What makes your company important? Peeling back the mystique of your brand

Stumped by the concept of identifying your brand and what makes your small business unique? While “branding” may have been the overhyped “business word of the week” once or twice, it continues to be important insofar that you (not to mention your employees, prospects, customers and influentials) need to know what it is that sets your company apart and gives it value.

Let’s step back from mystique and jargon and give some fresh thought to what your company is all about, and consequently, what your “brand” is.

Why does your company exist? In this case, you are looking at the question from a potential customer’s point of view. To get to an answer, provide realistic – neither hyped nor overly modest – answers to the following:

Establish what you offer.

Remember, you not only offer products or services, but you may also offer something less tangible.

Write it all down. For example, “We sell complex medical equipment to hospitals. Decision-makers feel comfortable calling us before they buy when they don’t fully understand what differentiates some new device from its past incarnations,” or “Clients often ask me for business advice during a call, and are comfortable straying outside the matter they originally engaged to discuss.”

Establish what makes you stand out – what makes customers choose you?

If you sell pizza, and are one of seven take-out pizza shops within five minutes drive (or that deliver), why do your customers choose you? “We are the only pizza shop around inn town that caters to special diets including gluten-free and vegan,” or “We deliver within 20 minutes of your order.”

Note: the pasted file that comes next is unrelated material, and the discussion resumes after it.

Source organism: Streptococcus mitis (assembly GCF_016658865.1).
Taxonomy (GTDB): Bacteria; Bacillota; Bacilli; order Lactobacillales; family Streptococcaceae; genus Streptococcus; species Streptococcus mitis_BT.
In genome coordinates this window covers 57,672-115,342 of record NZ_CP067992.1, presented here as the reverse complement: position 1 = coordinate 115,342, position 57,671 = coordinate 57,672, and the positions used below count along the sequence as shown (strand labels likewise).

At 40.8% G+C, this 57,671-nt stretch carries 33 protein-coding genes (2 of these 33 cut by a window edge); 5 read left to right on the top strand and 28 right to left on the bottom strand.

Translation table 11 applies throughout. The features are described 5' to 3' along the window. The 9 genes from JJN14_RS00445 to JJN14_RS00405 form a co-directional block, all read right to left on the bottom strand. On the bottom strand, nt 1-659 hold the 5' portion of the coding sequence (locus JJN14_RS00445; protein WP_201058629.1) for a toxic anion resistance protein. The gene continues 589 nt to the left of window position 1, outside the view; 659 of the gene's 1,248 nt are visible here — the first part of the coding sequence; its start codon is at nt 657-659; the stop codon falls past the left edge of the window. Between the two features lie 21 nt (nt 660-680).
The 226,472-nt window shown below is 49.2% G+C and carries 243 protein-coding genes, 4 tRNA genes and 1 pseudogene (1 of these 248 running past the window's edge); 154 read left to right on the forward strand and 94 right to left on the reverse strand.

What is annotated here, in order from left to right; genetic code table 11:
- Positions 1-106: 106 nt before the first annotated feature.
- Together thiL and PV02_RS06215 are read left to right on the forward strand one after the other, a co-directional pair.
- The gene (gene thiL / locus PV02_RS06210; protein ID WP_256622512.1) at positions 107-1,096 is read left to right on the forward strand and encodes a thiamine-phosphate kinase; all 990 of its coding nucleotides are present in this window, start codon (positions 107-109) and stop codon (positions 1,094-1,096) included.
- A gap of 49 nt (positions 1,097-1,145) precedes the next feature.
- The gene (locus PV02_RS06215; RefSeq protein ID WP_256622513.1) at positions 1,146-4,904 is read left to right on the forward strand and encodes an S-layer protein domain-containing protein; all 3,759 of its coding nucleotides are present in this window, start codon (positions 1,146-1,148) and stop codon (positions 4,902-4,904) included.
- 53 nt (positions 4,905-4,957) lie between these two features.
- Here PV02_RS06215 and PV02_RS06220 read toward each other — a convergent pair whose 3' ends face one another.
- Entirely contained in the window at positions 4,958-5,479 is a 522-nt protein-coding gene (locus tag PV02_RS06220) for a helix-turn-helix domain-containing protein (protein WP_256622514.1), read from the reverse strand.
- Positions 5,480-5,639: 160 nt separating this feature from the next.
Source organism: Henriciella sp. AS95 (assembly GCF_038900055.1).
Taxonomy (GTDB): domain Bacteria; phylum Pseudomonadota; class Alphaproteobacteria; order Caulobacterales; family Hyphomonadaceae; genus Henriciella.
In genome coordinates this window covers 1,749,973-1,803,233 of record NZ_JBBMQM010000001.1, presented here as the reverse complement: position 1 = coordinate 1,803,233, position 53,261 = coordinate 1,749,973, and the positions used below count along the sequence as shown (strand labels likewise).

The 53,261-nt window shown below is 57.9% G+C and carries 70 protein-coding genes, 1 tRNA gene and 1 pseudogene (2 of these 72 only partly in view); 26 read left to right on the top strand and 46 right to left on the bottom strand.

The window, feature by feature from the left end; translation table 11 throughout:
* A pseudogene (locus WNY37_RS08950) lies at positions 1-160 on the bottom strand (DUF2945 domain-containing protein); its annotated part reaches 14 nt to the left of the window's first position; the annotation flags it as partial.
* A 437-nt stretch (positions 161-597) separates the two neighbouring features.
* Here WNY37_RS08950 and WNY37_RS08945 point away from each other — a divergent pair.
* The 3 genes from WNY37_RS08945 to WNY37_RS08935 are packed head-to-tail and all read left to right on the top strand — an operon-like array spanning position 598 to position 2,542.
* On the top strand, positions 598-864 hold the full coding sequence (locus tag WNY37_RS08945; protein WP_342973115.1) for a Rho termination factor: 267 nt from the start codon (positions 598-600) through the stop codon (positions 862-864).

Do customers like working with you? (Check out “Five Ways to Determine Whether Customers Like Your Company.”)

Examine your likely customers, both current and future.

“Other tech firms sub-contract XY and Z to us, because they don’t want to staff specialists full-time,” or “We hope to add more affluent consumers to our client base by offering trust management services.”

Identify your company’s geographic range.

“Let’s face it, people won’t go out of state for this service,” or “Are you kidding? If we could find customers on Venus we’d feel qualified to serve them!”

State not only what your company is today, but also what you realistically plan it to be.

“We’ve enhanced our ability for people to use our services through their mobile devices and now 30 percent of our new customers first use us online; we want to continue to increase this percentage,” or “We’re adding high-level engineering staff that will let us deepen our involvement in the automotive aftermarket.”

Now make it sing.

“Accentuate the Positive,” as was advised by the Oscar-nominated Johnny Mercer/Harold Arlen tune from the 1940s. Create a brief summary (your written elevator speech) that includes the reason your company exists, what differentiates it, who it serves (including your geographic reach) and – in short – what the company is and what it aspires to be.

Then revise, revise, revise (or get some help revising) until the branding summary makes you feel great when you read it.

Nice work.


Michelle van Schouwen is president of van Schouwen Associates, LLC, a B2B marketing company based in Longmeadow, MA. The company is known for vSALaunch, its proprietary, modular and scalable system for B2B marketing launches, as well as its expertise in integrated marketing for B2B. Its geographic range includes companies throughout and beyond the United States, and its marketing is global. Contact Michelle at michelle@vsamarketing.com.

© 2014 Michelle van Schouwen

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